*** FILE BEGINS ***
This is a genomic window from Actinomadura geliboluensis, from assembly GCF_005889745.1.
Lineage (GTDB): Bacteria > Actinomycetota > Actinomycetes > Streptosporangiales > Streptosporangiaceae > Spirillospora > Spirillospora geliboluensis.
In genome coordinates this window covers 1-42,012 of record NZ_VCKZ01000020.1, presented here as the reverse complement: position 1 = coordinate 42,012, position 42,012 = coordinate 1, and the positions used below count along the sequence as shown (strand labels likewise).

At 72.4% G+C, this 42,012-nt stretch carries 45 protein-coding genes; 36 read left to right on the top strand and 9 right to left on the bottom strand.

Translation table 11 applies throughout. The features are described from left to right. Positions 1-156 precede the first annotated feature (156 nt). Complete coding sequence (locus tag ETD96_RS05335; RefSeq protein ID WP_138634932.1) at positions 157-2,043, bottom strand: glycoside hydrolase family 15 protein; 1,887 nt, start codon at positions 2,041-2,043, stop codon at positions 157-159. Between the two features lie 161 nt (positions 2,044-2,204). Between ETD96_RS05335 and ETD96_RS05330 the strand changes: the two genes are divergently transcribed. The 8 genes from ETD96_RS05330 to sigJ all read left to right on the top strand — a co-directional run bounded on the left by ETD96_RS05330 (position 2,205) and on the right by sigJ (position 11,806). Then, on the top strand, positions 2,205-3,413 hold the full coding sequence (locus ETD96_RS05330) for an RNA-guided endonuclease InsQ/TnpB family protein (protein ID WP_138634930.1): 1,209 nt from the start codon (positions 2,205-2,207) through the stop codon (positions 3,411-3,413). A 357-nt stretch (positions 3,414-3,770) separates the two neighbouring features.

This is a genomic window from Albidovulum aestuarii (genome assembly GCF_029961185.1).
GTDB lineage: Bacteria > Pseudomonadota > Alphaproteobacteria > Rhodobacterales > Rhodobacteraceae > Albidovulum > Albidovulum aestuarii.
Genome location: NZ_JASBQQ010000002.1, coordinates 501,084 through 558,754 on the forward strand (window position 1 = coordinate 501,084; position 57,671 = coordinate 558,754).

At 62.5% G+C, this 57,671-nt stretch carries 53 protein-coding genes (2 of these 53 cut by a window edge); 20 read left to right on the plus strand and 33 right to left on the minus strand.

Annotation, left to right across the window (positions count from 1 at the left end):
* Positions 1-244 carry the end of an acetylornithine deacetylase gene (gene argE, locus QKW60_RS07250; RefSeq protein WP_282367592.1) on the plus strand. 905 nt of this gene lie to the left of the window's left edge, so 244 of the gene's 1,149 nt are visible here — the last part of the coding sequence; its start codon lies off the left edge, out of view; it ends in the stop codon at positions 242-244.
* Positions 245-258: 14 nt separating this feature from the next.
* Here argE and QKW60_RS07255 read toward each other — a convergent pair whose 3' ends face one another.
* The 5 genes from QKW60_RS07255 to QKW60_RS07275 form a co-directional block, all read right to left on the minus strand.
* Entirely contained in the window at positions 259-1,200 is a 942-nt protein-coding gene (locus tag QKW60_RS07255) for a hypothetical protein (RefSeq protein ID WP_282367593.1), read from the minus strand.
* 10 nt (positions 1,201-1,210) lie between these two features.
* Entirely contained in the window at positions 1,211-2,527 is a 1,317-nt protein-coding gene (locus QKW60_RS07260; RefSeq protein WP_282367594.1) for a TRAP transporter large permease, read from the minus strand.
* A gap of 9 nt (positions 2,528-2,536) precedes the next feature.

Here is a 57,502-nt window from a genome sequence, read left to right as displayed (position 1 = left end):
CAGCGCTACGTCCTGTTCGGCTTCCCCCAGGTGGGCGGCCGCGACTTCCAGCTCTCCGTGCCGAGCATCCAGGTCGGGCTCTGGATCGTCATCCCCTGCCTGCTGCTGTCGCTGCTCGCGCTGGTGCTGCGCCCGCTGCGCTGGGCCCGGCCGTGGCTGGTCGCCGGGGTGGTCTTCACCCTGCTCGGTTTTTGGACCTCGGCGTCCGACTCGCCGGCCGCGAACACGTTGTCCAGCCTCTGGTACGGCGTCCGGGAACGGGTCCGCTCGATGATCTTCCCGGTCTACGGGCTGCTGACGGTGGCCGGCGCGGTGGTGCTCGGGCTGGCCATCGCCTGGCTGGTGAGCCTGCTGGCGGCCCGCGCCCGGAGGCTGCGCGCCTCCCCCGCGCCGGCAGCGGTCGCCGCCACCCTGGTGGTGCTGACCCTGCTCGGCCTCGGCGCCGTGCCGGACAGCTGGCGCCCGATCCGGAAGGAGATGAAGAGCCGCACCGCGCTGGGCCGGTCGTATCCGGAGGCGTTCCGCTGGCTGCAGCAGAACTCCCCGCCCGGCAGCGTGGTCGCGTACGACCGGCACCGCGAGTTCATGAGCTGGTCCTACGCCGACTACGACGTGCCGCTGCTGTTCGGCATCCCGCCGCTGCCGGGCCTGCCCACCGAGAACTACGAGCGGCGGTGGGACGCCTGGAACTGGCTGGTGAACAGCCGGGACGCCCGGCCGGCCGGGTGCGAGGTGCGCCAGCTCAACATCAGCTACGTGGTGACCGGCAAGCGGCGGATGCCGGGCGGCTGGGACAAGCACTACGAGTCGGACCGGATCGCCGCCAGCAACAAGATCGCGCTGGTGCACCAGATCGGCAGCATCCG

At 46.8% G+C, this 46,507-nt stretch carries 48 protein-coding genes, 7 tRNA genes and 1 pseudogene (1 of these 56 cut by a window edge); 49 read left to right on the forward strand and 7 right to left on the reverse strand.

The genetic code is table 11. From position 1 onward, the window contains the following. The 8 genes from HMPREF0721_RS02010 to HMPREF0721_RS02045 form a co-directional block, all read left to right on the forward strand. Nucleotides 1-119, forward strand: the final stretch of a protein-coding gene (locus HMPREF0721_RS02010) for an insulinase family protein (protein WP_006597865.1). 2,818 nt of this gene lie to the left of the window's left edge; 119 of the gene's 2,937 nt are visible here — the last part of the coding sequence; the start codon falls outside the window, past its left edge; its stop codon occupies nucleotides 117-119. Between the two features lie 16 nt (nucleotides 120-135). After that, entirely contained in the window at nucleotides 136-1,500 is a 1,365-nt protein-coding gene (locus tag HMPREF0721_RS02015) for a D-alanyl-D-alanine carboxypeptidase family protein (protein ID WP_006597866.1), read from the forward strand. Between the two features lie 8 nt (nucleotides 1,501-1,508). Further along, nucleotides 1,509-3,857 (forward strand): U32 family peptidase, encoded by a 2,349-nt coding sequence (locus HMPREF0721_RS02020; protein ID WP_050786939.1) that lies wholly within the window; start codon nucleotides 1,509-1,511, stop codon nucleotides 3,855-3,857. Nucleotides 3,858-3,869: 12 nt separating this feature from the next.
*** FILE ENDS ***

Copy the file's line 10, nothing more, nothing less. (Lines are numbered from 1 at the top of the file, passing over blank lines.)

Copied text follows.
Annotation, left to right across the window (positions count from 1 at the left end):